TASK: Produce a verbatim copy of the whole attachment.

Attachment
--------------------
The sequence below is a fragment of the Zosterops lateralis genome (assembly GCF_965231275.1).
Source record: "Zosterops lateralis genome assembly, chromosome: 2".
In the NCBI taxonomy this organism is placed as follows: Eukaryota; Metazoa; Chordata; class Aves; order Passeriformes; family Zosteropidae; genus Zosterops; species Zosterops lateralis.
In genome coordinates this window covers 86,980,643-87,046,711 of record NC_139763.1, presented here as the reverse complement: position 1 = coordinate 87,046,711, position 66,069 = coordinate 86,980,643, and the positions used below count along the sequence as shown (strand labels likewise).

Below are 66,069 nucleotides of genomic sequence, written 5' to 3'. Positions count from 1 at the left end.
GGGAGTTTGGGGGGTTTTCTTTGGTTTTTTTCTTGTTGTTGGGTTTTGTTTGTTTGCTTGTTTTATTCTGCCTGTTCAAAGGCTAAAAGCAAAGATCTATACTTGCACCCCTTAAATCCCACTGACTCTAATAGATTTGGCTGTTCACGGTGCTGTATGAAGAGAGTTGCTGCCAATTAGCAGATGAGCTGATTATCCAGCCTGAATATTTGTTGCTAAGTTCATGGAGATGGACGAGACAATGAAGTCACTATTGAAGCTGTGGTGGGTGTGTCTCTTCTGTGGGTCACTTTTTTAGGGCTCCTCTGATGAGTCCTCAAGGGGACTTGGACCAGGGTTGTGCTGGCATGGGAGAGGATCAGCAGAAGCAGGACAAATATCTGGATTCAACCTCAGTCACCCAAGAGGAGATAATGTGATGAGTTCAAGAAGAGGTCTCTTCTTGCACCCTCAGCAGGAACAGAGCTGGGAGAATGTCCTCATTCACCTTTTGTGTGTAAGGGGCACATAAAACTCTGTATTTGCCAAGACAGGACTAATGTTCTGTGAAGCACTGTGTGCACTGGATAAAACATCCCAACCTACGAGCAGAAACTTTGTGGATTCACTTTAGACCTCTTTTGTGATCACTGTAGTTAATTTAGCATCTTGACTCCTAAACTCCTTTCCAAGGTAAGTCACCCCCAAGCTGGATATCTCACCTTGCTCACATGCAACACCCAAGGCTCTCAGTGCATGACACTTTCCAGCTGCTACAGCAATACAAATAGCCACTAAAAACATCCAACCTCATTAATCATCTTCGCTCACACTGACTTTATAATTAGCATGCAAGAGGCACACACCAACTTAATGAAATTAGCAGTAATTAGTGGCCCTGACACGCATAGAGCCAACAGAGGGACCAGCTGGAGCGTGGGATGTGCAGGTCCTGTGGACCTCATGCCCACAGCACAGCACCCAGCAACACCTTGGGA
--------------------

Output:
The sequence below is a fragment of the Zosterops lateralis genome (assembly GCF_965231275.1).
Source record: "Zosterops lateralis genome assembly, chromosome: 2".
In the NCBI taxonomy this organism is placed as follows: Eukaryota; Metazoa; Chordata; class Aves; order Passeriformes; family Zosteropidae; genus Zosterops; species Zosterops lateralis.
In genome coordinates this window covers 86,980,643-87,046,711 of record NC_139763.1, presented here as the reverse complement: position 1 = coordinate 87,046,711, position 66,069 = coordinate 86,980,643, and the positions used below count along the sequence as shown (strand labels likewise).

Below are 66,069 nucleotides of genomic sequence, written 5' to 3'. Positions count from 1 at the left end.
GGGAGTTTGGGGGGTTTTCTTTGGTTTTTTTCTTGTTGTTGGGTTTTGTTTGTTTGCTTGTTTTATTCTGCCTGTTCAAAGGCTAAAAGCAAAGATCTATACTTGCACCCCTTAAATCCCACTGACTCTAATAGATTTGGCTGTTCACGGTGCTGTATGAAGAGAGTTGCTGCCAATTAGCAGATGAGCTGATTATCCAGCCTGAATATTTGTTGCTAAGTTCATGGAGATGGACGAGACAATGAAGTCACTATTGAAGCTGTGGTGGGTGTGTCTCTTCTGTGGGTCACTTTTTTAGGGCTCCTCTGATGAGTCCTCAAGGGGACTTGGACCAGGGTTGTGCTGGCATGGGAGAGGATCAGCAGAAGCAGGACAAATATCTGGATTCAACCTCAGTCACCCAAGAGGAGATAATGTGATGAGTTCAAGAAGAGGTCTCTTCTTGCACCCTCAGCAGGAACAGAGCTGGGAGAATGTCCTCATTCACCTTTTGTGTGTAAGGGGCACATAAAACTCTGTATTTGCCAAGACAGGACTAATGTTCTGTGAAGCACTGTGTGCACTGGATAAAACATCCCAACCTACGAGCAGAAACTTTGTGGATTCACTTTAGACCTCTTTTGTGATCACTGTAGTTAATTTAGCATCTTGACTCCTAAACTCCTTTCCAAGGTAAGTCACCCCCAAGCTGGATATCTCACCTTGCTCACATGCAACACCCAAGGCTCTCAGTGCATGACACTTTCCAGCTGCTACAGCAATACAAATAGCCACTAAAAACATCCAACCTCATTAATCATCTTCGCTCACACTGACTTTATAATTAGCATGCAAGAGGCACACACCAACTTAATGAAATTAGCAGTAATTAGTGGCCCTGACACGCATAGAGCCAACAGAGGGACCAGCTGGAGCGTGGGATGTGCAGGTCCTGTGGACCTCATGCCCACAGCACAGCACCCAGCAACACCTTGGGA